A long life of historical study and biblical research led me to my belief, and when faith returned to me, the return was total. It transformed my existence completely; it changed the direction of the journey I was traveling through the world. Within a few years of my return to Christ, I dedicated my work to Him, vowing to write for Him and Him alone. My study of Scripture deepened; my study of New Testament scholarship became a daily commitment. My prayers and my meditation were centered on Christ.

And my writing for Him became a vocation that eclipsed my profession as a writer that had existed before.

Why did faith come back to me? I don’t claim to know the answer. But what I want to talk about right now is trust. Faith for me was intimately involved with love for God and trust in Him, and that trust in Him was as transformative as the love. . . .

Before my consecration to Christ, I became familiar with a whole range of arguments against the Savior to whom I committed my life. In the end I didn’t find the skeptics particularly convincing, while at the same time the power of the gospels of Matthew, Mark, Luke and John swept me off my feet. And above all, when I began to talk to Jesus Christ again it was with trust.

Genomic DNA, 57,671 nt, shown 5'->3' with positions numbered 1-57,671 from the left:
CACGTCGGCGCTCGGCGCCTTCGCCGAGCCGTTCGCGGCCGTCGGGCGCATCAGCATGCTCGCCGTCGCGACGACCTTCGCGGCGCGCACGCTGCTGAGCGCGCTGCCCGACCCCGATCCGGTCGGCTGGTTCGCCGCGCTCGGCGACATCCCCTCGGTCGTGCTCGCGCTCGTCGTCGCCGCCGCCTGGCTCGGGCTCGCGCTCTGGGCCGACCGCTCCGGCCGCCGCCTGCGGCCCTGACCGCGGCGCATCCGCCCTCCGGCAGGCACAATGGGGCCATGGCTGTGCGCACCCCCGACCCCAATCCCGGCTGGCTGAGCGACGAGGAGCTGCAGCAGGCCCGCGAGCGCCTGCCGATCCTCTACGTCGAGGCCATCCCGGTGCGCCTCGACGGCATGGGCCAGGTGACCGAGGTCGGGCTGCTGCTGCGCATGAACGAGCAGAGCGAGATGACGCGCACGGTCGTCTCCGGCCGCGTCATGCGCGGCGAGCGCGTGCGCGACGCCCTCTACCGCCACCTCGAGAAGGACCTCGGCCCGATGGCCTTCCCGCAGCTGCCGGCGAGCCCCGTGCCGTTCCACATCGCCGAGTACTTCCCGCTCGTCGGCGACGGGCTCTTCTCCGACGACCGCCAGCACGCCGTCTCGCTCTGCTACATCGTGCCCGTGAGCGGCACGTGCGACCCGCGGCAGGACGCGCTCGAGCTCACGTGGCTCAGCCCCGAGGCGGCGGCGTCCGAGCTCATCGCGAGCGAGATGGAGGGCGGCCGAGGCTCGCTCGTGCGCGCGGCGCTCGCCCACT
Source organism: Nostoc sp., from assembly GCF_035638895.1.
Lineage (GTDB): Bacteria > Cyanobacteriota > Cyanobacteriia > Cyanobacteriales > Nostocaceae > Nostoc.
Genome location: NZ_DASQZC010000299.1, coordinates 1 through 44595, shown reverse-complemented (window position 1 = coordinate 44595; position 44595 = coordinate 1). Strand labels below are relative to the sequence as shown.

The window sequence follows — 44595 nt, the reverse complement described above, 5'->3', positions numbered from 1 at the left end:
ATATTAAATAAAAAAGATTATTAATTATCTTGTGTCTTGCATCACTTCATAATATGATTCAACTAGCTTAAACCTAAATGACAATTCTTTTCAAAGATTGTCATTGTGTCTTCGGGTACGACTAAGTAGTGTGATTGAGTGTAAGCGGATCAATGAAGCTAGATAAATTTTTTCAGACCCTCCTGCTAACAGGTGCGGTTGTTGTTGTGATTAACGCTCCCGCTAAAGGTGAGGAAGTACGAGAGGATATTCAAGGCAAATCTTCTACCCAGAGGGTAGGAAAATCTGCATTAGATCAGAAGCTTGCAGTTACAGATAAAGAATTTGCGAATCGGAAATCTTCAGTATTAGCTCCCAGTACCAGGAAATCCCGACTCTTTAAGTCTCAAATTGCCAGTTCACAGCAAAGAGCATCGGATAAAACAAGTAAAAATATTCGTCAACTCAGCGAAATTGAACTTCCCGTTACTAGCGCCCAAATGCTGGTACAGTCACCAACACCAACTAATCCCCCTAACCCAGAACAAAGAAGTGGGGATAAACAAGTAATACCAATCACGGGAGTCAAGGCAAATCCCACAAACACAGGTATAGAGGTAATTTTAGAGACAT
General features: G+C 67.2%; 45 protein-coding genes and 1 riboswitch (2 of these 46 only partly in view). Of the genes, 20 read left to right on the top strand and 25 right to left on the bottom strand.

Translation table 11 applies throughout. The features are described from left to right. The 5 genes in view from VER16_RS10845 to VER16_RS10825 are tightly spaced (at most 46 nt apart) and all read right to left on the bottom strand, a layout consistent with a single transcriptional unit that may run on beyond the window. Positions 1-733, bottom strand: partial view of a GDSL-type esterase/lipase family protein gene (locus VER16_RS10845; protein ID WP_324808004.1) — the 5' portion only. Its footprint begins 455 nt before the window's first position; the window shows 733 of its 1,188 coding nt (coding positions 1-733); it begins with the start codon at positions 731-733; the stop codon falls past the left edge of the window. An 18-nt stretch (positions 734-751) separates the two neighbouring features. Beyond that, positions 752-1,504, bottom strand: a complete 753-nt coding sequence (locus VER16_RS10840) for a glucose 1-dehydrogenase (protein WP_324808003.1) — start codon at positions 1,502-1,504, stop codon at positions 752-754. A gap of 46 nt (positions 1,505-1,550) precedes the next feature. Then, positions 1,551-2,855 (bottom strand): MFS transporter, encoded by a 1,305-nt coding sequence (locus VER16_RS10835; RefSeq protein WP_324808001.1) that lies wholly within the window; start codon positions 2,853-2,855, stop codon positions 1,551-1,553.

On the afternoon in 1998 when faith returned, I experienced a sense of the limitless power and majesty of God that left me convinced that He knew all the answers to the theological and sociological questions that had tormented me for years. I saw, in one enduring moment, that the God who could make the Double Helix and the snow flake, the God who could make the Black holes in space, and the lilies of the field, could do absolutely anything and must know everything — even why good people suffer, why genocide and war plague our planet, and why Christians have lost, in America and in other lands, so much credibility as people who know how to love. I felt a trust in this all-knowing God; I felt a sudden release of all my doubts. Indeed, my questions became petty in the face of the greatness I beheld. I felt a deep and irreversible assurance that God knew and understood every single moment of every life that had ever been lived, or would be lived on Earth. I saw the universe as an immense and intricate tapestry, and I perceived that the Maker of the tapestry saw interwoven in that tapestry all our experiences in a way that we could not hope, on this Earth, to understand.